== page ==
Massage is important to get the blood flowing to and from the skin to detox and bring nutrients to skin cells.  Massage can also work the muscles under the skin, and certain movements can plump (temporarily)the face.  It’s important to increase circulation before masking.  Make sure to use a massage medium that won’t clog pores like organic marula or jojoba oil.  Coconut oil is not a good for skin on the face, but is great for skin on the body.
You can also use these techniques when putting on your moisturizer in the mornings.  It will give you great glow and will increase the intake of the ingredients into your skin.



 

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Your skin reacts to what is going on inside your body.  Sometimes you will get a breakout or an area of dry, irritated skin in a particular spot that can sometimes be associated with digestive, kidney or lung issues.

If you get breakouts around your mouth, it can sometimes be aggravated by toothpaste, cosmetics, certain foods, or lip balm.

Hormonal acne is often cystic which means it originates deep in the skin.  If you have persistent severe cystic acne on the chin and neck along with other symptoms, you may want to be evaluated for Polycystic Ovarian Syndrome.

 Mask (as needed as different masks have different use schedules)
There are dozens of different mask actions, so choose a mask that are going to treat the issues at hand.  For example, if you have rosacea or irritated skin, you may need a soothing hydrating mask.  If you have acne, you may need a detox anti-inflammatory mask and so on.  Masks are great tools to use for intensely treating issues that arise or treating issues you are working on like dark spots or wrinkles.

Home mask:
 avocado, chia and honey mask.  Apply to entire face for 10 minutes and remove.  Hydrating and nourishing.  Fine for all skin types.
1/2 ripe avocado, 1 tsp ground chia seeds, 1 tsp honey. Add water or yogurt to make it creamy.

Moisturize
Next applied are any serums or moisture.  Serums are active ingredients that have a delivery system.  Facial oils are applied at this point and are very effective in providing the skin with lost vitamins, nutrients, and antioxidants.  Cream based moisturizers are applied last, as you always apply products thinnest to thickest.  Make sure you work all products into skin and allow to penetrate before moving onto the next product.  If you have oily or acne prone skin, you will want to look at the ingredients closely to make sure none of them clog your pores and cause more issues. (Please contact me if you want a list of pore clogging ingredients.)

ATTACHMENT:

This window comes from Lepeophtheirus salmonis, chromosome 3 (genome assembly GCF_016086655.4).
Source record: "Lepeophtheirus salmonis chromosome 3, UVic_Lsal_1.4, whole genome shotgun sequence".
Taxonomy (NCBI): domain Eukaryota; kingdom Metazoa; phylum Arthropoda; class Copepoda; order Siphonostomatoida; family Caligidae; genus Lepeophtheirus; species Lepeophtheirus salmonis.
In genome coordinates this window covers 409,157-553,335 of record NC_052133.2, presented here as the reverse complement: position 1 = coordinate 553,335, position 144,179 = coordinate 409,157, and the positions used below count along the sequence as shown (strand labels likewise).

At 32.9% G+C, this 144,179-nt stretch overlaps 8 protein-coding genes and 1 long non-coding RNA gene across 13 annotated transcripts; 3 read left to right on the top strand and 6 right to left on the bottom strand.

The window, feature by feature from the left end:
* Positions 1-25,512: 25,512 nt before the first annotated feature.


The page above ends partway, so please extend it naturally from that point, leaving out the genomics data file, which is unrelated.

vitamin C : comes in many forms. Make sure you are using Vitamin C somewhere in your routine no matter what sin type you have.   Two stable forms are aminyl ascorbic phosphate and magnesium ascorbyl phosphate. There are others like l-ascorbic acid. Ascorbic acid is good as well, although less stable but effective when combined with other vitamin C forms.  Vitamin C acts as an antioxidant, anti-aging, and plumps skin making it thicker and more resilient to the sun’s damage.  Vitamin C can be tricky to use.  Consult a professional when needed.


 SPF Sunscreen
The sun’s rays are damaging to your skin on the surface and deep into the dermis.The radiation that you are exposed to causes more rapid aging, the breakdown of collagen and elastin, and an increased risk of skin cancer.  A broad spectrum sunscreen is necessary to block the UVA (deep penetrating) and the UVB (burning) rays of the sun.  SPF 30 is the minimum for face, neck and decollate.
Look for sunscreen that uses safe zinc oxide and titanium dioxide as sun blocks.  Sunscreen ingredients like oxybenzone and Octinoxate (Octyl methoxycinnamate) are irritants and hormone disruptors and are on EWG.org’s “high toxicity” list.  A new sunscreen, Mexoryl SX, shows promise to be safe and effective.  Other ingredients like avobenzone, homosalate, and others just don’t have enough research done to say 100% that they are safe, but are fine if used in moderation.

Sunscreen is the #1 best thing you can do for your anti-aging routine!!

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This is a photo of a truck driver of 28 years.  The left side of his face was exposed to the drivers side window (and the sun coming through the glass) and the right side of his face was not in the sun's rays.  The aging you see is only from the damaging rays of the sun...nothing else.